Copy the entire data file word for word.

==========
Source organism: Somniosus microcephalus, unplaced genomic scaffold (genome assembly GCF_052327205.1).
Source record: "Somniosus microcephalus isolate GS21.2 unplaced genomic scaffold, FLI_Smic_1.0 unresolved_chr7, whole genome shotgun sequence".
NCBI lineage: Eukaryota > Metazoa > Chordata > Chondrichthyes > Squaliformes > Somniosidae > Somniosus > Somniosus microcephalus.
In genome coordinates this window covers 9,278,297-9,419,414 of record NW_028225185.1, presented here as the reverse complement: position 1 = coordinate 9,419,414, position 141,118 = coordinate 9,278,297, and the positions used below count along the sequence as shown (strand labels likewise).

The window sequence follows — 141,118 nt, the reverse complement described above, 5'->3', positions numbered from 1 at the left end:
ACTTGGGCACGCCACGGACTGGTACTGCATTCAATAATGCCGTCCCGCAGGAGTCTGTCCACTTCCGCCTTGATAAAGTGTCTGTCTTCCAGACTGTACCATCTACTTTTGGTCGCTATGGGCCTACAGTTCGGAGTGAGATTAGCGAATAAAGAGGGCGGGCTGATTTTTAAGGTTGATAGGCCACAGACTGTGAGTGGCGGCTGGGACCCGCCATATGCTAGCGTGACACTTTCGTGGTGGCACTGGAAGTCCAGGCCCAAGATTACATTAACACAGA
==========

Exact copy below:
Source organism: Somniosus microcephalus, unplaced genomic scaffold (genome assembly GCF_052327205.1).
Source record: "Somniosus microcephalus isolate GS21.2 unplaced genomic scaffold, FLI_Smic_1.0 unresolved_chr7, whole genome shotgun sequence".
NCBI lineage: Eukaryota > Metazoa > Chordata > Chondrichthyes > Squaliformes > Somniosidae > Somniosus > Somniosus microcephalus.
In genome coordinates this window covers 9,278,297-9,419,414 of record NW_028225185.1, presented here as the reverse complement: position 1 = coordinate 9,419,414, position 141,118 = coordinate 9,278,297, and the positions used below count along the sequence as shown (strand labels likewise).

The window sequence follows — 141,118 nt, the reverse complement described above, 5'->3', positions numbered from 1 at the left end:
ACTTGGGCACGCCACGGACTGGTACTGCATTCAATAATGCCGTCCCGCAGGAGTCTGTCCACTTCCGCCTTGATAAAGTGTCTGTCTTCCAGACTGTACCATCTACTTTTGGTCGCTATGGGCCTACAGTTCGGAGTGAGATTAGCGAATAAAGAGGGCGGGCTGATTTTTAAGGTTGATAGGCCACAGACTGTGAGTGGCGGCTGGGACCCGCCATATGCTAGCGTGACACTTTCGTGGTGGCACTGGAAGTCCAGGCCCAAGATTACATTAACACAGA